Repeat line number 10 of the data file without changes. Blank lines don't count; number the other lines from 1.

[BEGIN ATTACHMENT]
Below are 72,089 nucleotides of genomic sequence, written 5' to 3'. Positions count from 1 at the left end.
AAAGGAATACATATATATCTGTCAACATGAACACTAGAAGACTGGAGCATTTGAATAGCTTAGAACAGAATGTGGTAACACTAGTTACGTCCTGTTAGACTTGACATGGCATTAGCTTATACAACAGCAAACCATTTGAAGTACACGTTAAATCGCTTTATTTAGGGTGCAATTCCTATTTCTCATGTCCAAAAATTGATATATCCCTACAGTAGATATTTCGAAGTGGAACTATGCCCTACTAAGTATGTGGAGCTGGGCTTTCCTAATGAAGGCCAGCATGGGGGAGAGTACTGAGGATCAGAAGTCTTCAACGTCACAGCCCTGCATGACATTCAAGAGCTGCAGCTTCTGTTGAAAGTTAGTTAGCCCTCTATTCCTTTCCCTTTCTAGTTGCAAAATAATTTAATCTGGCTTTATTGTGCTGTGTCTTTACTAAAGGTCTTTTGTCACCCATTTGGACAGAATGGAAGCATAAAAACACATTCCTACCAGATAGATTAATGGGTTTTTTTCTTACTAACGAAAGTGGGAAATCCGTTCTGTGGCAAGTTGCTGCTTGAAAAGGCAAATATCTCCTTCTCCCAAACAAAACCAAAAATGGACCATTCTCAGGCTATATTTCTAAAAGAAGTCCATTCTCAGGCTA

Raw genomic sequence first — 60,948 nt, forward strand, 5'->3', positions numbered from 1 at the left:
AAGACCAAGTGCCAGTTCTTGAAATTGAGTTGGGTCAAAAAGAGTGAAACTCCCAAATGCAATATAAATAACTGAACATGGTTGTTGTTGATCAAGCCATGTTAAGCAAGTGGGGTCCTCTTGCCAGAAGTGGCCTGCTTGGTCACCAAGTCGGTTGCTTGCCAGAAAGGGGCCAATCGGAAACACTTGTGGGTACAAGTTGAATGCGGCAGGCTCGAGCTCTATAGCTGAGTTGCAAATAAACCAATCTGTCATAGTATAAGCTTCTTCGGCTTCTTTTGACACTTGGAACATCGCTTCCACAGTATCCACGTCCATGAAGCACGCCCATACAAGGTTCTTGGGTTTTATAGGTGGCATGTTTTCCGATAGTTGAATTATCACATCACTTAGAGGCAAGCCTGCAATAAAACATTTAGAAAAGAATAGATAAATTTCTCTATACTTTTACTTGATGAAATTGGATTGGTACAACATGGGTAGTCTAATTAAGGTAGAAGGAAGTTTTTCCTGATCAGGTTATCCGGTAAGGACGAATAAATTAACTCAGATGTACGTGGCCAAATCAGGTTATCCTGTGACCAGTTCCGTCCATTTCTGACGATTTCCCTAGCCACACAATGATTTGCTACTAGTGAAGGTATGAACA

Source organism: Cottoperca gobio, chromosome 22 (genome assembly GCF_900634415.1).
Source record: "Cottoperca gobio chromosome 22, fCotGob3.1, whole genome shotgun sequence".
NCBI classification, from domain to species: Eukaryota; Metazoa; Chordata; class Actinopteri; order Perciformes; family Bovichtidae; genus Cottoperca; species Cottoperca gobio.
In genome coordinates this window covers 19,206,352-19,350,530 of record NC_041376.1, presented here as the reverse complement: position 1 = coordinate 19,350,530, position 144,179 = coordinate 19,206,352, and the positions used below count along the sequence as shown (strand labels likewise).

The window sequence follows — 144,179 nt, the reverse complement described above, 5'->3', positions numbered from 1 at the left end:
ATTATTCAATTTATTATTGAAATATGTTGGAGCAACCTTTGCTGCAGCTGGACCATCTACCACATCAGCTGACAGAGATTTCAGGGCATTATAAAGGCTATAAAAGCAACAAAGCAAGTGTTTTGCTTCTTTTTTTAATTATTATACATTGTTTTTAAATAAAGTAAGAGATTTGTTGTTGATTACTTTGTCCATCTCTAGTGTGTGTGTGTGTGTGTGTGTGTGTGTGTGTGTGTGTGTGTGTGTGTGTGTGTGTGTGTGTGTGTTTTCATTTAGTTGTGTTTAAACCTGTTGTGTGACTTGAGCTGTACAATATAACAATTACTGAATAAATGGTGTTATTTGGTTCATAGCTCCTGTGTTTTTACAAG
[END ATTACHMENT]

ATTATTCAATTTATTATTGAAATATGTTGGAGCAACCTTTGCTGCAGCTGGACCATCTACCACATCAGCTGACAGAGATTTCAGGGCATTATAAAGGCTATAAAAGCAACAAAGCAAGTGTTTTGCTTCTTTTTTTAATTATTATACATTGTTTTTAAATAAAGTAAGAGATTTGTTGTTGATTACTTTGTCCATCTCTAGTGTGTGTGTGTGTGTGTGTGTGTGTGTGTGTGTGTGTGTGTGTGTGTGTGTGTGTGTGTGTGTGTTTTCATTTAGTTGTGTTTAAACCTGTTGTGTGACTTGAGCTGTACAATATAACAATTACTGAATAAATGGTGTTATTTGGTTCATAGCTCCTGTGTTTTTACAAG